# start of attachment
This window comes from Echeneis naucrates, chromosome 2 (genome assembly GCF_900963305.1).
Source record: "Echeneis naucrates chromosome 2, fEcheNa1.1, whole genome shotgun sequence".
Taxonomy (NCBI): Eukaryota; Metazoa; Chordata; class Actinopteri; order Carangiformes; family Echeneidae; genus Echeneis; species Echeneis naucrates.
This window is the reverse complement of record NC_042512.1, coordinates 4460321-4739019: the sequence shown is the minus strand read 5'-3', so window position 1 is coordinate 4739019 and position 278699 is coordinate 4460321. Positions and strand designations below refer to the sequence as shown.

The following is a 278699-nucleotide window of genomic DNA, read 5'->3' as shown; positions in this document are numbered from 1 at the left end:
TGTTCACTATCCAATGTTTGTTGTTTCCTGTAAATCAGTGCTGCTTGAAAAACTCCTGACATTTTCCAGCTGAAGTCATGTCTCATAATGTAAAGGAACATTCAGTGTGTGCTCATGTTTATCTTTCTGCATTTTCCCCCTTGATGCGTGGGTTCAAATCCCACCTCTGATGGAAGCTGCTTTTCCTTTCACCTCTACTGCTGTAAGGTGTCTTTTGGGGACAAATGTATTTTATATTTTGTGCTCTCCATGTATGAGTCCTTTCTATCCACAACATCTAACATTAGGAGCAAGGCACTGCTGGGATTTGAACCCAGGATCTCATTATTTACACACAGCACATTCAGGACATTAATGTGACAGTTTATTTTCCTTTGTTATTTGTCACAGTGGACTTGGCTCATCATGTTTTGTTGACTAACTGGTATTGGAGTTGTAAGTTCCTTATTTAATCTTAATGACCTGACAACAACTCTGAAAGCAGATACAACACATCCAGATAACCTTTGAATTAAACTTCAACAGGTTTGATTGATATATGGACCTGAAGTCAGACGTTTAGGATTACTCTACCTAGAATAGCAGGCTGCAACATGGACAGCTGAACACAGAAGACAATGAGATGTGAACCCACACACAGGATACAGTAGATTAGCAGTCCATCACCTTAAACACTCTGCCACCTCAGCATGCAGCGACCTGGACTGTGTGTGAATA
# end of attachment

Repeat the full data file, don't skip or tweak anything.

This window comes from Echeneis naucrates, chromosome 2 (genome assembly GCF_900963305.1).
Source record: "Echeneis naucrates chromosome 2, fEcheNa1.1, whole genome shotgun sequence".
Taxonomy (NCBI): Eukaryota; Metazoa; Chordata; class Actinopteri; order Carangiformes; family Echeneidae; genus Echeneis; species Echeneis naucrates.
This window is the reverse complement of record NC_042512.1, coordinates 4460321-4739019: the sequence shown is the minus strand read 5'-3', so window position 1 is coordinate 4739019 and position 278699 is coordinate 4460321. Positions and strand designations below refer to the sequence as shown.

The following is a 278699-nucleotide window of genomic DNA, read 5'->3' as shown; positions in this document are numbered from 1 at the left end:
TGTTCACTATCCAATGTTTGTTGTTTCCTGTAAATCAGTGCTGCTTGAAAAACTCCTGACATTTTCCAGCTGAAGTCATGTCTCATAATGTAAAGGAACATTCAGTGTGTGCTCATGTTTATCTTTCTGCATTTTCCCCCTTGATGCGTGGGTTCAAATCCCACCTCTGATGGAAGCTGCTTTTCCTTTCACCTCTACTGCTGTAAGGTGTCTTTTGGGGACAAATGTATTTTATATTTTGTGCTCTCCATGTATGAGTCCTTTCTATCCACAACATCTAACATTAGGAGCAAGGCACTGCTGGGATTTGAACCCAGGATCTCATTATTTACACACAGCACATTCAGGACATTAATGTGACAGTTTATTTTCCTTTGTTATTTGTCACAGTGGACTTGGCTCATCATGTTTTGTTGACTAACTGGTATTGGAGTTGTAAGTTCCTTATTTAATCTTAATGACCTGACAACAACTCTGAAAGCAGATACAACACATCCAGATAACCTTTGAATTAAACTTCAACAGGTTTGATTGATATATGGACCTGAAGTCAGACGTTTAGGATTACTCTACCTAGAATAGCAGGCTGCAACATGGACAGCTGAACACAGAAGACAATGAGATGTGAACCCACACACAGGATACAGTAGATTAGCAGTCCATCACCTTAAACACTCTGCCACCTCAGCATGCAGCGACCTGGACTGTGTGTGAATA